First identified in 1944 and named Conalbumin, this protein is now better known as Ovotransferrin. Accounting for 12-13% of the protein content of egg white, Ovotransferrin has key roles in protecting the developing chick embryo from micro-organismal growth. The first line of defence for the growing chick is, of course, the shell, a physical barrier supported by an inner mesh of glycoproteins which act as a filter. The egg-white is next in line, employing innate antimicrobials including LYSOZYME and iron-binding Ovotransferrin.
The control of iron, its location, and concentration is of utmost importance for the thriving of life on Earth; animals, plants, and micro-organisms. Iron (with the chemical symbol Fe) is the fourth most common element in the Earth’s crust and the most abundant transition metal in the human body. However, despite its abundance in nature, the concentration of iron is often a growth-limiting factor for living organisms. This seeming paradox arises as only the soluble forms, those that are not bound by oxygen in the air, are readily available to be taken up by cells. As a result, elegant evolutionary mechanisms have developed to capture, store, and scavenge iron.
Transition metals (including iron) have essential roles in biological systems, particularly at the active sites of enzymes due to their reactive properties. Eukaryotic organisms (us, chickens, and all with membrane-bound organelles) have used this to protect themselves from invading micro-organisms, in what has been termed nutritional immunity. This is the strategy of starving micro-organisms of iron, by the use of proteins that bind to it. For the developing chick in the egg, and indeed the fully grown chicken, this is Ovotransferrin’s role.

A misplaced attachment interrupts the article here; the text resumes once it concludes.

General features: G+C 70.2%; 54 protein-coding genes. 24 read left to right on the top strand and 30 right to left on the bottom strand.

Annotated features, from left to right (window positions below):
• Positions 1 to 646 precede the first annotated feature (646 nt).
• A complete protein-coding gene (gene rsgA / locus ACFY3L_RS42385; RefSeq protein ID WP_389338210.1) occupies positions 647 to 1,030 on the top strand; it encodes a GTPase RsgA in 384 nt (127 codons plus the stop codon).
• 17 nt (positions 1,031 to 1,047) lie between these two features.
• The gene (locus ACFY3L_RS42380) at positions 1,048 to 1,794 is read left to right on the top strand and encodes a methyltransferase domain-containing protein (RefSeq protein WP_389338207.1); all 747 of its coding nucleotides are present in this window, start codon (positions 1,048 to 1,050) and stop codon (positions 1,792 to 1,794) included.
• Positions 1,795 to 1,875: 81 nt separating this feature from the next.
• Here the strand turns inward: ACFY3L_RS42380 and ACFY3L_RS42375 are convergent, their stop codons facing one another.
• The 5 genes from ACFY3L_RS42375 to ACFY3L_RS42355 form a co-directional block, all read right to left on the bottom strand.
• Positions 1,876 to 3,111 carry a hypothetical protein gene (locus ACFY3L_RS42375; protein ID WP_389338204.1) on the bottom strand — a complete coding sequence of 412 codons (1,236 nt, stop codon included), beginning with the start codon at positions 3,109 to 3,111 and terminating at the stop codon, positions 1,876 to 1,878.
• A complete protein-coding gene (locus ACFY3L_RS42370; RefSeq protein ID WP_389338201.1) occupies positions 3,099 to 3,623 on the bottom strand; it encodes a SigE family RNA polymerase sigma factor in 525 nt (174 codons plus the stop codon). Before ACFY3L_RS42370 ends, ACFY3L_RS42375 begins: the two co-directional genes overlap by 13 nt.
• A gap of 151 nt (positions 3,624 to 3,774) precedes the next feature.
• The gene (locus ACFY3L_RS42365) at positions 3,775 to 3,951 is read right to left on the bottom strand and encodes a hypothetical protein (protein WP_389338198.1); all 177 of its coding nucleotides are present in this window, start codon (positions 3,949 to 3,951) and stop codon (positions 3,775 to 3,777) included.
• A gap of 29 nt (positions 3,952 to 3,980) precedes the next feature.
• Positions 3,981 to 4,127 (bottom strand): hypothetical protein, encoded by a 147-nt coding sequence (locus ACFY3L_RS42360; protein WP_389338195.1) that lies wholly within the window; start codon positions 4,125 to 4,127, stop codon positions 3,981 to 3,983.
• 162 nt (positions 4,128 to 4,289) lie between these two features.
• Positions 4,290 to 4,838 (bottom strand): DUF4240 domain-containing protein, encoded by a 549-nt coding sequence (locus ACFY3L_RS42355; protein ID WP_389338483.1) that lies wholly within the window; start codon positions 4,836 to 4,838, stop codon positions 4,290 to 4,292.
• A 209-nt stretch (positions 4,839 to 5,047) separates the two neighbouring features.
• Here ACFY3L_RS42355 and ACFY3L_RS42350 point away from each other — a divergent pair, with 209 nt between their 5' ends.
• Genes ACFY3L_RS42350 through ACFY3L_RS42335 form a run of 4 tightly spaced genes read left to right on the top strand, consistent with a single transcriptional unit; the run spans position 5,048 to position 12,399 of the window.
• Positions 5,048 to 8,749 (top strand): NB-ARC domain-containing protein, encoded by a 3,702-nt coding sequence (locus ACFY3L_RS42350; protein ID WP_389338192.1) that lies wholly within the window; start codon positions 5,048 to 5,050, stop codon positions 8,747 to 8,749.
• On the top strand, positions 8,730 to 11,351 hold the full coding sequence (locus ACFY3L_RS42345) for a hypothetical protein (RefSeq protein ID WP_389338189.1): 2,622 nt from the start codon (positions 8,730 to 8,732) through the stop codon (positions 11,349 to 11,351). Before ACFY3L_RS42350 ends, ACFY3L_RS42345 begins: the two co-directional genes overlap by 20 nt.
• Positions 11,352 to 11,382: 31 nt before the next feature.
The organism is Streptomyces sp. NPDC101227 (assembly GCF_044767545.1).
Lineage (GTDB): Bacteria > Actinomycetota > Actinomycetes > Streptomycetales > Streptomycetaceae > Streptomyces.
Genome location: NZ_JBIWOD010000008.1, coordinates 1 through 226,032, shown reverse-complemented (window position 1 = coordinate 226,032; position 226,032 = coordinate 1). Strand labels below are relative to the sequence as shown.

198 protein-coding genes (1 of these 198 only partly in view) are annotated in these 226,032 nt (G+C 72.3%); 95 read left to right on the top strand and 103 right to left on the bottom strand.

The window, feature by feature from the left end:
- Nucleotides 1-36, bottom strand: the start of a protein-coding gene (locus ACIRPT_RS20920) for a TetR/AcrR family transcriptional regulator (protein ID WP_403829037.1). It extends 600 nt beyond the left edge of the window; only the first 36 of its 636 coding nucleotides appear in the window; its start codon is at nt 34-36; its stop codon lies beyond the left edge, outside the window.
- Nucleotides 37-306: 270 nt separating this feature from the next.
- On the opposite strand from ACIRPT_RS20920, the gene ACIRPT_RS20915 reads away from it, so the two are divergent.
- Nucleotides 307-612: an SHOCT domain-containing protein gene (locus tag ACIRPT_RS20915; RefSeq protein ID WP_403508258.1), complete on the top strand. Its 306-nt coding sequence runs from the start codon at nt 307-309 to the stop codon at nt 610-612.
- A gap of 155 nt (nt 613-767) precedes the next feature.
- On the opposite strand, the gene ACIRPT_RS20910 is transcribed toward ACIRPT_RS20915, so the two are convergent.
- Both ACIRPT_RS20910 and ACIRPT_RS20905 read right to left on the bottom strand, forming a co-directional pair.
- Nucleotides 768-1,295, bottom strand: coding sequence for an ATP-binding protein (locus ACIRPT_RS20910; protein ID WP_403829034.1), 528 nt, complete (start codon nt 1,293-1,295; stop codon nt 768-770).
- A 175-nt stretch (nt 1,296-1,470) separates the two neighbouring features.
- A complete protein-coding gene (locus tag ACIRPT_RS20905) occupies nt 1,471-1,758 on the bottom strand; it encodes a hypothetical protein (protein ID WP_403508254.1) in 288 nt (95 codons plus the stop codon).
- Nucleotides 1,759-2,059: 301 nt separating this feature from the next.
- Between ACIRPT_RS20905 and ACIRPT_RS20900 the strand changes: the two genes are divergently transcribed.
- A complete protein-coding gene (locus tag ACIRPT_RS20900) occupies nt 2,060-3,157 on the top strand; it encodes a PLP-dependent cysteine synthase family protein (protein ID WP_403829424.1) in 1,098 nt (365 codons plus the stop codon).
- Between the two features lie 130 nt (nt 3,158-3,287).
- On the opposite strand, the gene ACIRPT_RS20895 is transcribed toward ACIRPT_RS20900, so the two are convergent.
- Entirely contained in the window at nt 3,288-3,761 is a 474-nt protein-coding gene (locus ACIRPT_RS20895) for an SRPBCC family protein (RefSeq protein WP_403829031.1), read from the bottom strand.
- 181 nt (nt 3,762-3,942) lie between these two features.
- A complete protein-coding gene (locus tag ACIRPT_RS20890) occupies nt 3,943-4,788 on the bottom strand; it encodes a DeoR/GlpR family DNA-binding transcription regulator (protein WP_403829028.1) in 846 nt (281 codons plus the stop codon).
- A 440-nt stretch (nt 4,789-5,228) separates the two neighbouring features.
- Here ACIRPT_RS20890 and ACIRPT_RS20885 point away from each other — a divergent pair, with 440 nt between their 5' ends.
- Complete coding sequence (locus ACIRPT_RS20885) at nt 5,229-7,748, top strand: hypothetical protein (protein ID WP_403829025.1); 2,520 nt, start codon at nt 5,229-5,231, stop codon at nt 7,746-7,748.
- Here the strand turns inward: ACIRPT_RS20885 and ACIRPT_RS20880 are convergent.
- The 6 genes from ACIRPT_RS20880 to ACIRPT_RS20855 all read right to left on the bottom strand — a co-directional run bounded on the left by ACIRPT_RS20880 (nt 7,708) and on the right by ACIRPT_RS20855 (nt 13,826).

The role of Ovotransferrin and its derived peptides
For mammals, there are two soluble members of the iron-binding transferrin family, serum transferrin, and lactoferrin. Serum transferrin binds to all of the free iron in the blood, transporting it to the bone marrow for the production of haemoglobin. Lactoferrin is found in bodily secretions, where it is involved in nutritional immunity. For avian species, Ovotransferrin carries out both functions; regulating iron absorption, the immune response, and inflammation for the growing chick and grown chicken.
Ovotransferrin is a two-lobed protein composed of 686 amino acids, with each lobe capable of reversibly binding one Fe3+ ion. Its antibacterial function is two-fold, being both bacteriostatic and bactericidal. The iron sequestering property is bacteriostatic, rendering bacteria incapable of moving due to the requirement of iron for the generation of energy by mitochondria. Secondly, its cationic (positively charged) nature drives Ovotransferrin attachment to bacterial membranes; destabilising, permeabilising, and rupturing them. Beyond this antibacterial function, Ovotransferrin also possesses antifungal activity, particularly against the Candida genus. Of over 100 Candida strains tested, only C. Krusei showed resistance to Ovotransferrin.